The ocean of human ignorance

Pope Gregory the Great made abundant use of allegory in interpreting the Scriptures, a method not in much favor today when the literal sense predominates. The allegories are sometimes quite fanciful, and I certainly dont recommend them for getting at the literal sense; but they often provide the occasion for acute explorations, if not of the texts themselves, of the life of the Church or the lives of individual Christians, and, among them, of church leaders. In his commentary on the first book of Samuel, Gregory remarked on Chapter 14, in which Jonathan unwittingly disobeyed a command of his father Saul and thus was liable to the kings curse on anyone who should eat before evening. That someone had incurred this curse became clear when Saul received no answer to a prayer. He then ordered lots to be drawn to determine who the guilty party was, placing himself and Jonathan on one side, and the people on the other (I Sam 14:40). Gregory comments:

That by the kings command the people are separated from the king and his son, what does this mean if not that so long as the guilt is hidden and the suspect sought, both superior and inferior persons are to be investigated.

Often it is the people who fail, often it is their ruler, and sometimes the guilt of subjects is ascribed to their leader because his negligence led to their fault. When, then, the evidence indicates that the guilt lies with the people but it is not known where it lies, the king should mingle with them so that a pastor may learn if the guilt is his or the peoples. King Saul was not aware of any guilt that he had committed either by consent or by deed, but he still placed himself under investigation to find out whether the guilt might also be his. It is as when Paul examined himself, although not aware of a sin, and said: "I am not conscious to myself of anything, yet am I not thereby justified; but he that judges me is the Lord" (1 Cor 4:4). It is as if he were saying, "I never cease seeking and finding myself, because if I am hidden to myself, I am not hidden to the One to whom all things are naked." Let the king, then, unaware of that sin which was to be investigated, say: "I along with Jonathan my son will be on the other side," because chosen teachers, when they are severe with others out of zeal for righteousness, never spare themselves or members of their families. For those who separate the people on one side and do not separate themselves while they investigate the sins of their subjects are like those who do not care to investigate themselves in order to find themselves. The ocean of human ignorance is great indeed. For if we can never or hardly ever seek ourselves and find out what sorts of persons we are, how can we investigate others? This is what the Prophet deplores when he says: "My heart abandoned me" (Ps 39:13). It is what the holy Scripture declares: ""Man does not know whether he is worthy of hate or of love" (Qoh 9:1). The fruit of his inquiry the Prophet declares when he says: "Your servant has found his heart" (2 Sam 7:27). If holy people can hardly find their hearts, is it not rash for us to stop inquiring? But perhaps not even the Prophet was able to do it, for he added: "that it may fear you." He would have found his heart if he knew for certain whether he was worthy of hate or of love. One who finds his heart, then, so that he may be safe before God, finds it in order to fear him. But we cannot easily do even that, because when we find our sins and neglect to think about them once found, we are secure, but by the loss of our hearts. (Gregory, On First Book of Kings, Bk. 5, ch. 4, 50)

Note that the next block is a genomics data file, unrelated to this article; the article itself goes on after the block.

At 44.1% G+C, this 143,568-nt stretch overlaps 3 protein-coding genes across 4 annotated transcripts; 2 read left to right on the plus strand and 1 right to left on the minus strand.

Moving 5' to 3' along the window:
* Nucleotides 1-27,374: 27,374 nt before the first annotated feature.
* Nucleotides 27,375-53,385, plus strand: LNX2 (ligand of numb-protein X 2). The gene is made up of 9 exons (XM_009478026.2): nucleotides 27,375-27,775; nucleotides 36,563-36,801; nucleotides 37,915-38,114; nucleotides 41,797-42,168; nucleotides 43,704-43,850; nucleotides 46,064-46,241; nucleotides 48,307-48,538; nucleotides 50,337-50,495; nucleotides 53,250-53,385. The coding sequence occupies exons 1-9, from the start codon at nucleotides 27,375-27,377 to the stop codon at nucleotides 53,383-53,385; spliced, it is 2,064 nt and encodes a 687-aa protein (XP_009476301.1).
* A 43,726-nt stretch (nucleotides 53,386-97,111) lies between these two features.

John Donne, to whom I owe this reference, links it with another passage, from Gregory's moral commentary on the Book of Job, the largest single work in the whole body of patristic writings: is well said by the Prophet, "Return, ye transgressors, to your heart" (Is. 46, 8). For were they to return to their heart, they would pour out themselves in words of outward profession. For what is nearer to us than our heart? What is nearer to us than that thing which is within us? And yet, when it is distracted with wicked thoughts, our heart wanders far away from us. The prophet, then, is sending transgressors a long way indeed when he urges them to return to their hearts: for the more they have distracted themselves with outward things, the harder it is for them to find out how to return to themselves. (Gregory I, Moralia in Job, Pt. 5, Bk 26, ch. 33)

Rev. Joseph A. Komonchak, professor emeritus of the School of Theology and Religious Studies at the Catholic University of America, is a retired priest of the Archdiocese of New York.

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